We kept our house in the UK and rented it out. We took out landlords insurance to cover the rent should our tenant loose their job or become ill and not able to work etc etc. For £286 per year, it gives us piece of mind. (

We opened a HSBC bank account in Perth, simply for the reason that we bank with HSBC/First Direct in the UK and international transfers are just £10 per transaction. It would not be our first choice if we had to visit the bank often as there is only one branch in the city and parking is expensive near to the bank, that’s if you can find any! With Internet banking, the only times we have needed to visit the bank is to get a bank cheque when we bought our cars.

When we first arrived in Perth, our very dear friend met us off the aircraft and we stayed with her in the Swan Valley for the first few weeks while we found our feet. The Swan Valley is nice, but very hot in the summer as the sea breeze gets the entire heat from the land by the time it gets to the valley, PHEW! She had a couple of horses and dogs and a great property surrounded by paddocks.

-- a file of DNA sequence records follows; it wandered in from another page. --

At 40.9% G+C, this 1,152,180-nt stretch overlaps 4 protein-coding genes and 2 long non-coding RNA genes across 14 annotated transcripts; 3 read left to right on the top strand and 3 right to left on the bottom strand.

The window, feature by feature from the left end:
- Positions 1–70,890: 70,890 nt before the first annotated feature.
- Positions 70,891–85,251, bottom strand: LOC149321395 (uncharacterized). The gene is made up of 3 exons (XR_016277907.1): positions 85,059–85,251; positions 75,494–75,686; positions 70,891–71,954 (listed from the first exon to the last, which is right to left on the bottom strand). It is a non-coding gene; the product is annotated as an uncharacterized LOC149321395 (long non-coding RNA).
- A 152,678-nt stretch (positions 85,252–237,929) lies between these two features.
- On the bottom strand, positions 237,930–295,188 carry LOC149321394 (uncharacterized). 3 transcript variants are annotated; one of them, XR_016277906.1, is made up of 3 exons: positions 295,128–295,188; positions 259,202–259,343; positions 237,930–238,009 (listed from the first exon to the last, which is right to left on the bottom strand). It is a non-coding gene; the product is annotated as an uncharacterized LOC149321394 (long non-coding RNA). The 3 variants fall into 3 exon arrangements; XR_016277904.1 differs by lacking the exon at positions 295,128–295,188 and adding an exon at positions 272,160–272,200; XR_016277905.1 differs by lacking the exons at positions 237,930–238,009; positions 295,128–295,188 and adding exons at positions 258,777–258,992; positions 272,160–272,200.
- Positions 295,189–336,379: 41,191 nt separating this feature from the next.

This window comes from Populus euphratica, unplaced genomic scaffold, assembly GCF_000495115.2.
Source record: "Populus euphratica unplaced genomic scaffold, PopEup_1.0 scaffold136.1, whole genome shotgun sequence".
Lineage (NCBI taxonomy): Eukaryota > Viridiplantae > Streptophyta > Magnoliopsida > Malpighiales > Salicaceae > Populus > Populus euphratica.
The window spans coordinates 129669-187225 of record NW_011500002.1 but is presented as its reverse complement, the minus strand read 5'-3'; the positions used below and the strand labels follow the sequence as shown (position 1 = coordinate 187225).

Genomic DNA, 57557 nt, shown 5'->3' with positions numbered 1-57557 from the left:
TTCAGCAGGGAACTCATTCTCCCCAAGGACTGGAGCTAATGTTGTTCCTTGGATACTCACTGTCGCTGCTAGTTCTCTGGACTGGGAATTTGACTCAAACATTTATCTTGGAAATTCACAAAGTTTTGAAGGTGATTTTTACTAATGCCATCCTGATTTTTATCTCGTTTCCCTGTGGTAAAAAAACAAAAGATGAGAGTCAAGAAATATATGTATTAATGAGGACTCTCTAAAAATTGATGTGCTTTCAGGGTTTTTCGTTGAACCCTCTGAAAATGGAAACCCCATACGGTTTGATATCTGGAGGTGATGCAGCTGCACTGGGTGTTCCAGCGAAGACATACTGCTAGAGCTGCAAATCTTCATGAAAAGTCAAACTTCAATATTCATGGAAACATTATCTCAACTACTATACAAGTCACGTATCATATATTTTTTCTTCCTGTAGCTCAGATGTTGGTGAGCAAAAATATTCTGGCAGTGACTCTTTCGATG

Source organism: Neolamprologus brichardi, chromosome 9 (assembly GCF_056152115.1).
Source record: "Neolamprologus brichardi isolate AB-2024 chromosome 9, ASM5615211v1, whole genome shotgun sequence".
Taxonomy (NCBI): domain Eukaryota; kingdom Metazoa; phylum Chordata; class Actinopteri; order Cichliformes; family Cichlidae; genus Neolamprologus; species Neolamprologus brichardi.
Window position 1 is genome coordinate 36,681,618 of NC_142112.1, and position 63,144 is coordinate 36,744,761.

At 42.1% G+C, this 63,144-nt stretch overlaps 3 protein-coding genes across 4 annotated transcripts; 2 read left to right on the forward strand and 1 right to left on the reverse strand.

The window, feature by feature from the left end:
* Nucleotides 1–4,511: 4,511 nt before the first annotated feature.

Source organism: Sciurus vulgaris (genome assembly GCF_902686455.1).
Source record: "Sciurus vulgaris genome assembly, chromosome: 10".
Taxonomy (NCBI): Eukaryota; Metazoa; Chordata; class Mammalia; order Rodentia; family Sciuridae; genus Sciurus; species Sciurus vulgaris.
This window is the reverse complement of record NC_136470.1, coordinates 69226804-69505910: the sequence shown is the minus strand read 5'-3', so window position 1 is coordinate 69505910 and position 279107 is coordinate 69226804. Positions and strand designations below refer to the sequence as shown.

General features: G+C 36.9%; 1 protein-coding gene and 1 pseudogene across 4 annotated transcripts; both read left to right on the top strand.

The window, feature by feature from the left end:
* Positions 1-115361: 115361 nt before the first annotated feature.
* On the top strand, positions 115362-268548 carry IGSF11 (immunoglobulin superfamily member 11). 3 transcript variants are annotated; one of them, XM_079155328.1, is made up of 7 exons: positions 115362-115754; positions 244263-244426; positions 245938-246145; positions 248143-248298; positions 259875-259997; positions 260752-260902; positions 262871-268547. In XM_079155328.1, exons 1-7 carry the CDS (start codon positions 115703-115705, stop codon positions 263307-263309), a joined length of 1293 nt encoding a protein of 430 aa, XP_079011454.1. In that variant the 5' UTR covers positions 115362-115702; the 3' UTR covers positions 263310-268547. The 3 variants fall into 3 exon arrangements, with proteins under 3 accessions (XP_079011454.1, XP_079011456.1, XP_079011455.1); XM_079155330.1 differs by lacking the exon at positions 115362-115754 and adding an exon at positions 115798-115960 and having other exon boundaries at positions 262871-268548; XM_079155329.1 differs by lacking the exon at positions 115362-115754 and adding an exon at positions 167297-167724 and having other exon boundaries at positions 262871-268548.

We were very lucky to be house sitting for a professional couple who were taking a year off to circumnavigate Australia in a camper van. This had all been arranged before we left the UK and so we knew where we were going to live and which school our son would be going to etc. Once they set off on their journey, we moved into their house (fully furnished) in the suburb of Marmion, which is North of the River (NOR) and right on the beach! We had a lovely time and met some great local mum’s and dads who had their kids at the local primary school. The school is wonderful and our son settled in very quick and made friends fast and the fact that he settled and was happy, made the whole move down under so much easier. On the first day of school other Mum’s realised my wife was a “˜new mum’ and they all headed off to the beach to get to know each other. She’s ended up great friends with them and started surfing and I bought her a surfboard for her birthday. Now if someone had told me that my wife would be surfing with weeks of arriving, I’d never had believed them!